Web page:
1. Ferrous Acetate

CAS No.: 3094-87-9
Iron(II) acetate or Ferrous Acetate is an off-white or light brown solid ionic compound of iron. It is highly soluble in water and it forms a light green tetrahydrate. Iron(II) acetate is manufactured from scrap iron and acetic acid, and it is used as a mordant by the dye industry.

It can also be made by the reaction of ferrous oxide or ferrous hydroxide with concentratedacetic acid.

2. Ferrous Citrate

CAS No.: 23383-11-1
Ferrous Citrate, or iron(II) citrate, is a chemical compound consisting of one atom of iron (Fe2+) and two citrate anions. It has the chemical formula FeC6H6O7.

Iron(II) becomes less soluble at PH>7. Citrate is a chelating agent, which results in an easily soluble complex. It is a common nutritional supplement against iron deficiency.

3. Ferrous Carbonate

Ferrous Carbonate is a mineral composed of iron carbonate FeCO3. It takes its name from the Greek word σ δηρος sideros, “iron”. It is a valuable iron mineral, since it is 48% iron and contains no sulfur or phosphorus. Both magnesium and manganese commonly substitute for the iron. Siderite has Mohs hardness of 3.75-4.25, a specific gravity of 3.96, a white streak and avitreous lustre or pearly luster. Its crystals belong to the hexagonal system, and are rhombohedral in shape, typically with curved and striated faces. It also occurs in masses. Color ranges from yellow to dark brown or black, the latter being due to the presence of manganese (sometimes called manganosiderite).

4. Ferric Chloride

CAS No.: 7758-94-3
Ferrous Chloride has a variety of niche applications, but the related compounds ferrous sulfate and ferric chloride enjoy more applications. Aside from use in the laboratory synthesis of iron complexes, ferrous chloride serves as a reducing flocculating agent in wastewater treatment, especially for wastes containing chromate. It is the precursor to hydrated iron(III) oxides that are magnetic pigments. Ferrous chloride is employed as a reducing agent in many organic synthesis reactions.

5. Ferrous Gluconate

CAS No.: 299-29-6
Ferrous Gluconate is effectively used in the treatment of hypochromic anemia. The use of this compound compared with other iron preparations results in satisfactory reticulocyteresponses, a high percentage utilization of iron, and daily increase in hemoglobin that a normal level occurs in a reasonably short time. Ferrous gluconate is also used as a food additive when processing black olives. It imparts a uniform jet black colour to the olives.

6. Ferrous Hydroxide

CAS No.: 18624-44-7
Anions such as selenite and selenate can be easily adsorbed on the positively charged surface of iron(II) hydroxide where they are subsequently reduced by Fe2+. The resulting products are poorly soluble (Se0, FeSe, or FeSe2).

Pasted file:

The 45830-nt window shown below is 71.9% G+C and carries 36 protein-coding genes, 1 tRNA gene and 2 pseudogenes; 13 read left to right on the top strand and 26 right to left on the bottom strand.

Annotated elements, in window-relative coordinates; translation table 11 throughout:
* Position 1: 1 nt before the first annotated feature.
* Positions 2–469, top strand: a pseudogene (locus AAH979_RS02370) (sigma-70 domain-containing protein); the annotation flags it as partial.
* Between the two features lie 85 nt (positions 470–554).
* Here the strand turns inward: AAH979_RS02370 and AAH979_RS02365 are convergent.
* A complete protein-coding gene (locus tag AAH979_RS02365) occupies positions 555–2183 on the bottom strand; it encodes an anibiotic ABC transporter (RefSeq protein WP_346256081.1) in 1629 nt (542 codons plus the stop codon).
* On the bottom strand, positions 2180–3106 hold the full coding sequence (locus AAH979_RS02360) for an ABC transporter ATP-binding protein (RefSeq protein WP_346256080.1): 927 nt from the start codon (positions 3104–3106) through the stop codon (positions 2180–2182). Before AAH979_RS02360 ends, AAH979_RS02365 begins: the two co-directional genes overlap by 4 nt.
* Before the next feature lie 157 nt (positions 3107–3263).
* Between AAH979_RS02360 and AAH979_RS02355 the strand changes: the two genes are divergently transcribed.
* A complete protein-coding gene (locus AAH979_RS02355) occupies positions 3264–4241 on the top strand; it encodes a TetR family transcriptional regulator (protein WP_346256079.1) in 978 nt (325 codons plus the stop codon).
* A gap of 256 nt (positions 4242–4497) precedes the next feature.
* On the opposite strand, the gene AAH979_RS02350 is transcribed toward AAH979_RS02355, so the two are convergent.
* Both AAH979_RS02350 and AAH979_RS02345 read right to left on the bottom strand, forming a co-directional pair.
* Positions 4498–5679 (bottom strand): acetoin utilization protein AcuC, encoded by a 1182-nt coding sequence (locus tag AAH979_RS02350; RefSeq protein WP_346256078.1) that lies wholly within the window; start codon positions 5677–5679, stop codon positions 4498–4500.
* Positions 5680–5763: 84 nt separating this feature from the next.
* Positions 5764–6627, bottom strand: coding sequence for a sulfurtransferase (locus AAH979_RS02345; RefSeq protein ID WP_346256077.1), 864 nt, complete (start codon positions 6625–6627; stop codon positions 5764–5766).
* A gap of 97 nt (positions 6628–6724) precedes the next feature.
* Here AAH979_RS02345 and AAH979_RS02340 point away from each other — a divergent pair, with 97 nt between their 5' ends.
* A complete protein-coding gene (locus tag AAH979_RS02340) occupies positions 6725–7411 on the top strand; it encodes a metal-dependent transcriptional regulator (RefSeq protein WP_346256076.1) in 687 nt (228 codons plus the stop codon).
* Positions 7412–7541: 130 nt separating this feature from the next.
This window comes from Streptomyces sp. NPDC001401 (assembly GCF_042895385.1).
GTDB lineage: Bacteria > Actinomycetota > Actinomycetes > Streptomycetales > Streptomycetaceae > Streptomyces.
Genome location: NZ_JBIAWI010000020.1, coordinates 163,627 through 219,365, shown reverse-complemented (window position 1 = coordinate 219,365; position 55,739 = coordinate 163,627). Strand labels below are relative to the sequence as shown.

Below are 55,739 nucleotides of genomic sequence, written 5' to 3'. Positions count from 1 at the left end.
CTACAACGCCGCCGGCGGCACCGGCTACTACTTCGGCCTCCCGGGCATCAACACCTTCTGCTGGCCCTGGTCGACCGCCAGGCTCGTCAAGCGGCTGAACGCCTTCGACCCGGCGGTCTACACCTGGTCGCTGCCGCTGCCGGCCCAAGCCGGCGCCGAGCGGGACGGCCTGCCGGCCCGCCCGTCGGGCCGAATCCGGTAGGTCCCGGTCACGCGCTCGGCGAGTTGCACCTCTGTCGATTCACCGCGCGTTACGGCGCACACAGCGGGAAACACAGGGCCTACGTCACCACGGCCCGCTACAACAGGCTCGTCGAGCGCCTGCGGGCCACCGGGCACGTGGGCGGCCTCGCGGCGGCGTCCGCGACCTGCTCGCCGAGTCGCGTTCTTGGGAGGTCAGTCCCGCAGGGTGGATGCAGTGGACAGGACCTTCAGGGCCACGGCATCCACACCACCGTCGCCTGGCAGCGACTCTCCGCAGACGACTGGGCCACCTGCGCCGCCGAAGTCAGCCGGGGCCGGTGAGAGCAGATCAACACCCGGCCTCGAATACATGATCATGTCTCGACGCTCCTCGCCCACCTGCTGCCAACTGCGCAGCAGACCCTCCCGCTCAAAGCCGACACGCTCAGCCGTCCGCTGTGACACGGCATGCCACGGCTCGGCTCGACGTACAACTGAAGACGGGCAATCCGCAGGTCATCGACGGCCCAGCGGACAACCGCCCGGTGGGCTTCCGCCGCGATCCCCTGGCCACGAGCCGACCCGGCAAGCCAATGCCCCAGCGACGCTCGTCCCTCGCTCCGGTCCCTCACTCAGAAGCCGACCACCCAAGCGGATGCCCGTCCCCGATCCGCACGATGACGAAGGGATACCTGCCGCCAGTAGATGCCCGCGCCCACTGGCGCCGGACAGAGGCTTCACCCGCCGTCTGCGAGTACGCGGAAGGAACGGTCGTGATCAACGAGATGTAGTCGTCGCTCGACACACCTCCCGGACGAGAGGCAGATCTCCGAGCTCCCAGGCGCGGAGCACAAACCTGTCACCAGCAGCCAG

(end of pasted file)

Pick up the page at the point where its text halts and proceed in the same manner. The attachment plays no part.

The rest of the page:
Iron(II) hydroxide has also been investigated as an agent for the removal of toxic selenate and selenite ions from water systems such as wetlands. The iron(II) hydroxide reduces these ions to elemental selenium, which is insoluble in water and precipitates out.[3]

In a basic solution iron(II) hydroxide is the electrochemically active material of the negative electrode of the nickel-iron battery

7. Ferrous Oxide

CAS No.: 1345-25-1
Iron(II) oxide is used as a pigment. It is FDA-approved for use in cosmetics and it is used in some tattoo inks.

Iron(II) oxide, also known as Ferrous Oxide or informally as iron monoxide, is one of the iron oxides. It is a black-colored powder with the chemical formula FeO. It consists of the chemical element iron in the oxidation state of 2 bonded to oxygen. Its mineral fbe used more loosely for a non-stoichiometric compound as the ratio of the elements iron and oxygen can vary; samples are typically iron deficient with compositions ranging from Fe0.84O to Fe0.95O.

8. Ferrous Sulphate

CAS No.: 7720-78-7
Industrially, Ferrous Sulphate is mainly used as a precursor to other iron compounds. It is areducing agent, mostly for the reduction of chromate in cement. Iron(II) sulfate (Br.E. iron(II) sulphate) or ferrous sulfate is the chemical compoundwith the formula FeSO4. It is used medically to treat iron deficiency, and also for industrial applications. Known since ancient times as copperas and as green vitriol, the blue-green heptahydrate is the most common form of this material. All iron sulfates dissolve in water to give the same aquo complex [Fe(H2O)6]2+, which has octahedral molecular geometry and is paramagnetic.

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